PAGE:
At this year’s Shangri-La Dialogue, concerns about the strength of the ‘international rules-based order’ ranked high, writes Simon Draper.
OPINION: The Shangri-La Dialogue in Singapore is the sort of event that would confirm many New Zealanders’ views about excessive and lavish diplomatic engagements.
The hosting hotel lifts its rates to $600 a night for a basic room; roads are blocked; extra police officers deployed, security (and I mean serious, heavily-armed security) is laid on thick, and you see VIP cars of such cost and luxury it boggles the mind. It must cost millions to host (be assured I stayed down the road and walked to the events).
The point is, however, that this is the way these events are run – and it is how Singapore can attract defence ministers and high-ranking officials from more than 40 countries, as well as senior businesspeople, military, academics and policymakers. Not to mention some 500 journalists, though none from New Zealand.
People come to the Dialogue because it counts. This is the foremost security and defence dialogue in the Asia-Pacific – and New Zealand directly benefits from the “rules-based order” that such meetings are focused on maintaining.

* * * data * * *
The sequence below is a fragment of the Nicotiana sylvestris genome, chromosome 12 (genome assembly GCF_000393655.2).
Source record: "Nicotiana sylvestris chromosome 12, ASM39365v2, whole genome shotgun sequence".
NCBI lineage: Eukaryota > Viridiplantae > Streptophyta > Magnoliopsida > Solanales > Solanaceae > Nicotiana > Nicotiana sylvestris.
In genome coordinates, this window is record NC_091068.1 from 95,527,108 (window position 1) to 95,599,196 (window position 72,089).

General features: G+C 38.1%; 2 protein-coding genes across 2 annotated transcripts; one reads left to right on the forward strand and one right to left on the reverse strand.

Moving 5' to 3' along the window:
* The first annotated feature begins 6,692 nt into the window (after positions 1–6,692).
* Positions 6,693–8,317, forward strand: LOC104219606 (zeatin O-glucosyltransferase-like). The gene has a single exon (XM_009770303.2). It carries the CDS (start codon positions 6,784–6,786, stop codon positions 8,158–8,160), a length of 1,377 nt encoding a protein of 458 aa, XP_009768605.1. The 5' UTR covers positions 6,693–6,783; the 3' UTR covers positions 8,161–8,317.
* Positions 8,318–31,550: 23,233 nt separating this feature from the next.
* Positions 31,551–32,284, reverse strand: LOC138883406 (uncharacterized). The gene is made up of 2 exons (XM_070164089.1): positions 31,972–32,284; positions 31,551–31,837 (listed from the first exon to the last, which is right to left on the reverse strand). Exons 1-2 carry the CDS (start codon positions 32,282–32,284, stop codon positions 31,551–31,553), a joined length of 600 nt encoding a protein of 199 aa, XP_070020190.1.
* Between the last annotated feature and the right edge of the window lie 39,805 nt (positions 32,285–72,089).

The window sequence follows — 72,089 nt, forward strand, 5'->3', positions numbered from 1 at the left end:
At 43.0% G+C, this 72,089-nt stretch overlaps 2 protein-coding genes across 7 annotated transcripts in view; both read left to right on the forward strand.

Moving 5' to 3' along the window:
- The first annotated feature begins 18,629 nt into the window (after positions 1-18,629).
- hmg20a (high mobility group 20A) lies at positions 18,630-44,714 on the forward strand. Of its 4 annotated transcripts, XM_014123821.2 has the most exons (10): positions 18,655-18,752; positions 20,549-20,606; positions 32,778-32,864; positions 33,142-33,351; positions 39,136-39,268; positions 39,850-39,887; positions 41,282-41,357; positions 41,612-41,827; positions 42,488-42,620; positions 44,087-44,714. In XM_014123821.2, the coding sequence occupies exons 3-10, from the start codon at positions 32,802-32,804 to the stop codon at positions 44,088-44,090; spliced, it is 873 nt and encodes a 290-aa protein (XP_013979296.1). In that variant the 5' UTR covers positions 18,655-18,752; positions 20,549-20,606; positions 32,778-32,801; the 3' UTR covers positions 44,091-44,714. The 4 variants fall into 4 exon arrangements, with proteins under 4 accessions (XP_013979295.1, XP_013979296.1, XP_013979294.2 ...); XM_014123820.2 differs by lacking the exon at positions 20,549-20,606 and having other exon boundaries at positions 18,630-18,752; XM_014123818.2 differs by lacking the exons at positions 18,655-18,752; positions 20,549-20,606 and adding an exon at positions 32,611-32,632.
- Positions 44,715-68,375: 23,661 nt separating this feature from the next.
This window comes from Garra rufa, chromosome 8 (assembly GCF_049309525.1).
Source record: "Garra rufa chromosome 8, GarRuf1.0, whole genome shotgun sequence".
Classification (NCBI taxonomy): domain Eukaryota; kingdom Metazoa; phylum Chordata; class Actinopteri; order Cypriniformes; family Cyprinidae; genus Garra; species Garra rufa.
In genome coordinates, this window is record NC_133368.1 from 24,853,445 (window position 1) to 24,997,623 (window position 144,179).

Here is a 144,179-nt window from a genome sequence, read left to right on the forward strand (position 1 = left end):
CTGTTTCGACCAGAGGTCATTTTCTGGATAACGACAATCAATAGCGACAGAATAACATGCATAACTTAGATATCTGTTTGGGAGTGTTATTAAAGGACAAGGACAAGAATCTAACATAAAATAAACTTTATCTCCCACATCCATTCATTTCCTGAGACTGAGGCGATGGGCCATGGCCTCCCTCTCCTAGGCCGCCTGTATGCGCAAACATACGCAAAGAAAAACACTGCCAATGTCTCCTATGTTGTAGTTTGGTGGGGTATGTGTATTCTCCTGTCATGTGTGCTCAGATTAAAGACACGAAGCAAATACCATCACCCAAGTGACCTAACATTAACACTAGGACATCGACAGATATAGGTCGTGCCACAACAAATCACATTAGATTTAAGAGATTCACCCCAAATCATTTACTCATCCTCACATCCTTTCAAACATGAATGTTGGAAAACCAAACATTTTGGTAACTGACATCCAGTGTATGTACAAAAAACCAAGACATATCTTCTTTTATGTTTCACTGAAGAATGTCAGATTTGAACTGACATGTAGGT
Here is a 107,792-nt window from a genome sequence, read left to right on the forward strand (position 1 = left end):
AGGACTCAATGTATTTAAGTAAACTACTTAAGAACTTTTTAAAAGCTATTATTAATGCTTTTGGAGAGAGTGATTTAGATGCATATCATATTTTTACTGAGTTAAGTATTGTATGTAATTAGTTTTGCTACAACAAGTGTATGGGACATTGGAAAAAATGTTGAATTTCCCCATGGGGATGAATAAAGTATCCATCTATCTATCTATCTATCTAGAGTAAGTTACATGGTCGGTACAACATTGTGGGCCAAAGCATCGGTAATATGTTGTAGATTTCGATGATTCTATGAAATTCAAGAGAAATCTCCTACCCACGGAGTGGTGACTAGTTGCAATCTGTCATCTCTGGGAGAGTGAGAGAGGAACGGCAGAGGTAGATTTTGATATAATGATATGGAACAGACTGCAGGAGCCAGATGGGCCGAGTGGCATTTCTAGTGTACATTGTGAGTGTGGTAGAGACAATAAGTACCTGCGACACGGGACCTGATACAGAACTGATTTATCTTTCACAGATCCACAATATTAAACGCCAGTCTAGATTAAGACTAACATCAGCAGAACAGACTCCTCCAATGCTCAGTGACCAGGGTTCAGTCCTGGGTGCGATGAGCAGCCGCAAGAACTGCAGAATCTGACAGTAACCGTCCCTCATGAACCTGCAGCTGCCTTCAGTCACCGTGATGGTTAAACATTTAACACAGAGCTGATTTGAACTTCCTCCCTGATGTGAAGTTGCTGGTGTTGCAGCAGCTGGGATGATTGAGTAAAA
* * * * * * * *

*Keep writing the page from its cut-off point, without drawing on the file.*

The key message out of this year’s Dialogue was that people are worried. The international rules, which we have relied on and have assumed are ‘just there’, are under stress. The questions that arose were: Will they break? If they do, what replaces them? Who would write them? And what could it mean for us all?
The ‘Indo-Pacific’, US-China tensions, North Korea
The weekend began with Indian Prime Minister Narendra Modi laying out his vision for an “Indo-Pacific” region. This concept has been bandied around for a while now, and the audience was hoping for some meat on the bones. Where does the Indo-Pacific begin and end? (Modi said it spanned from “the shores of Africa to the Americas”.) Is it a security region, economic region, cultural region – or all three? (It looks like security for the moment, but who knows how it will evolve.) There wasn’t as much flesh on the bones as many might have wanted, but the speech contained the words “free and open”, and that seemed to satisfy most of the audience.
The following morning, United States Secretary of Defense James Mattis gave a very polished speech. Better yet, his Q&A session (a rare thing at such events) was a masterclass in considered, clear thinking. If Mattis was finding his feet last year as the newly-appointed defence secretary, he put many anxieties to rest with his performance at the Shangri-La Dialogue.
While on the one hand, people thought, “Thank goodness there is a grown-up in the White House”, Mattis was on-message with the Trump administration. He was very clear about US concerns in the South China Sea and China’s actions there. His words were more direct, and the consequences of “China’s behaviour” were more clearly articulated than previously.